My boyfriend is undocumented. His sister married a US citizen and may receive a green card. We had hoped to someday do the same. But next year, the extreme right will control all three branches of the federal government. Deportation will surely come for my boyfriend. Additionally, we’re a gay couple, and Donald Trump has pledged to repeal marriage equality, if not ban it outright. So if we were to marry now, the timing would look suspicious. And even if we did marry, that marriage is likely to be invalidated in the coming years. Is it still worth it to try? What do I do if the government takes away the love of my life?
Keep Him Home
You should marry your boyfriend immediately, KHH, and do so with confidence.
“There is no realistic possibility that anyone’s marriage will be invalidated,” said Shannon Minter, legal director for the National Center for Lesbian Rights, which has taken marriage-rights cases to the US Supreme Court (and won). “The law is very strong that if a marriage is valid when entered, it cannot be invalidated by any subsequent change in the law. So people who are already married should not be concerned that their marriage can be taken away.”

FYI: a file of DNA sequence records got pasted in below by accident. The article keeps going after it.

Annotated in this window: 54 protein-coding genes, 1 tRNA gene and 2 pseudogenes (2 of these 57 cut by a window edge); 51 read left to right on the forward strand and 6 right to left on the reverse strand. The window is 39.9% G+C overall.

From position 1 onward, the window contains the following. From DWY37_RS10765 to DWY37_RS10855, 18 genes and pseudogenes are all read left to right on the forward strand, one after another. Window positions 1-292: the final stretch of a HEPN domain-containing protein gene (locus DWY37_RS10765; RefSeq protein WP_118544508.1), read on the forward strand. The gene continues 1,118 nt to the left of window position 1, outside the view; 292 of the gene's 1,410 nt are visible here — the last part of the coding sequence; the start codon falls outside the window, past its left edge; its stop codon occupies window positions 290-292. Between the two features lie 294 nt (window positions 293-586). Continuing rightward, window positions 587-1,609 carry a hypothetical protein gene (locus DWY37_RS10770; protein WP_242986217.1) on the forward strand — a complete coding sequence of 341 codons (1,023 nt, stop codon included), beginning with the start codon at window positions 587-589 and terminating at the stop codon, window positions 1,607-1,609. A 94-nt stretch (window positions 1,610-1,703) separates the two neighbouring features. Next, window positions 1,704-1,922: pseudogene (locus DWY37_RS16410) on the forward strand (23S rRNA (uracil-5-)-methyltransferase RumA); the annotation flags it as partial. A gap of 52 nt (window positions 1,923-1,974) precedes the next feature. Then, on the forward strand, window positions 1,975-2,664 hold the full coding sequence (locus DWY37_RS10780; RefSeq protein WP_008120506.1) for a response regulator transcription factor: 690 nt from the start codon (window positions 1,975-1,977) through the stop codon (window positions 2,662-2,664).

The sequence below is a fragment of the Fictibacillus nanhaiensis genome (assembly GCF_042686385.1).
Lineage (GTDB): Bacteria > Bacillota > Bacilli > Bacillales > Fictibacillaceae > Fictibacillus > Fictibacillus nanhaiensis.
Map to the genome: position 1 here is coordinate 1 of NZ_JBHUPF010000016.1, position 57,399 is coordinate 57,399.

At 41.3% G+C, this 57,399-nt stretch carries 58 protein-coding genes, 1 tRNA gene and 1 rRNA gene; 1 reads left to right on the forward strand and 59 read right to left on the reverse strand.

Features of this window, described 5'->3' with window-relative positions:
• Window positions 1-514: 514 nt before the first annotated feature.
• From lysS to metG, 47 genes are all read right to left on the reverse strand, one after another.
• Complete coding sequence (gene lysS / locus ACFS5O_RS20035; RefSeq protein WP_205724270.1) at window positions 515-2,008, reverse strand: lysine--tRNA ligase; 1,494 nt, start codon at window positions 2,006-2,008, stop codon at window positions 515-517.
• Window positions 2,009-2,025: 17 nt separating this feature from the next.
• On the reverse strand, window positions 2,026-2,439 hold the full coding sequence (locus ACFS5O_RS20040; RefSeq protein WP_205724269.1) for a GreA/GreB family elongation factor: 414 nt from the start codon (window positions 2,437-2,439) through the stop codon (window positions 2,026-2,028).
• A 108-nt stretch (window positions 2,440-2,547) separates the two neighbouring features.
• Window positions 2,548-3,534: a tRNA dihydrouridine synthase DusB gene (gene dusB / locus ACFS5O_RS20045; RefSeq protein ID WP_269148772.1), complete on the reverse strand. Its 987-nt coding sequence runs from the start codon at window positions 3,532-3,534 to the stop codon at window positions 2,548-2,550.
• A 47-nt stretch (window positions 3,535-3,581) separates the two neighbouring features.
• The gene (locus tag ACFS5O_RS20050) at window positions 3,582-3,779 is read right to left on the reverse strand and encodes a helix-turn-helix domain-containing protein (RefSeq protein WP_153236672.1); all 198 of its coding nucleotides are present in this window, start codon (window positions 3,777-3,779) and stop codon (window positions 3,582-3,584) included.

And Minter says the court is unlikely to overturn Obergefell, the decision that legalized same-sex marriage across the country.
“The doctrine of stare decisis—which means that courts generally will respect and follow their own prior rulings—is also very strong, and the Supreme Court very rarely overturns an important constitutional ruling so soon after issuing it,” said Minter. “Even the appointment of an anti-marriage-equality justice to replace Justice Scalia would not jeopardize the Supreme Court’s 2015 ruling on marriage equality, and the great majority of Americans still strongly support the freedom of same-sex couples to marry.”


@fakedansavage